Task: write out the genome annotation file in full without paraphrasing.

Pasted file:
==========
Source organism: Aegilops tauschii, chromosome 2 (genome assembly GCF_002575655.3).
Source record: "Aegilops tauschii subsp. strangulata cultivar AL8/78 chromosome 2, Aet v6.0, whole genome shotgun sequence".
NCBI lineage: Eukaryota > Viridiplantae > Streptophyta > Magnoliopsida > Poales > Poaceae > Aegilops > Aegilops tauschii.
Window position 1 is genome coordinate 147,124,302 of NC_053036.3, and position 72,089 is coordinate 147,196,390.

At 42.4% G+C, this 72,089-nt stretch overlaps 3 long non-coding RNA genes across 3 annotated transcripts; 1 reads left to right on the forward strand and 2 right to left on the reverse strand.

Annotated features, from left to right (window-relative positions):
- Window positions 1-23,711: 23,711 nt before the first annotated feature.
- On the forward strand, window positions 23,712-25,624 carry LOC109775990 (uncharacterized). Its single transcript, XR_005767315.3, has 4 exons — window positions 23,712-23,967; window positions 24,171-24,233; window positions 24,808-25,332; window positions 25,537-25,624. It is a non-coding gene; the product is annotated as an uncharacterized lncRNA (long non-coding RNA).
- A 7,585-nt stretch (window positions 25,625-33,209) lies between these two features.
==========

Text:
Source organism: Aegilops tauschii, chromosome 2 (genome assembly GCF_002575655.3).
Source record: "Aegilops tauschii subsp. strangulata cultivar AL8/78 chromosome 2, Aet v6.0, whole genome shotgun sequence".
NCBI lineage: Eukaryota > Viridiplantae > Streptophyta > Magnoliopsida > Poales > Poaceae > Aegilops > Aegilops tauschii.
Window position 1 is genome coordinate 147,124,302 of NC_053036.3, and position 72,089 is coordinate 147,196,390.

At 42.4% G+C, this 72,089-nt stretch overlaps 3 long non-coding RNA genes across 3 annotated transcripts; 1 reads left to right on the forward strand and 2 right to left on the reverse strand.

Annotated features, from left to right (window-relative positions):
- Window positions 1-23,711: 23,711 nt before the first annotated feature.
- On the forward strand, window positions 23,712-25,624 carry LOC109775990 (uncharacterized). Its single transcript, XR_005767315.3, has 4 exons — window positions 23,712-23,967; window positions 24,171-24,233; window positions 24,808-25,332; window positions 25,537-25,624. It is a non-coding gene; the product is annotated as an uncharacterized lncRNA (long non-coding RNA).
- A 7,585-nt stretch (window positions 25,625-33,209) lies between these two features.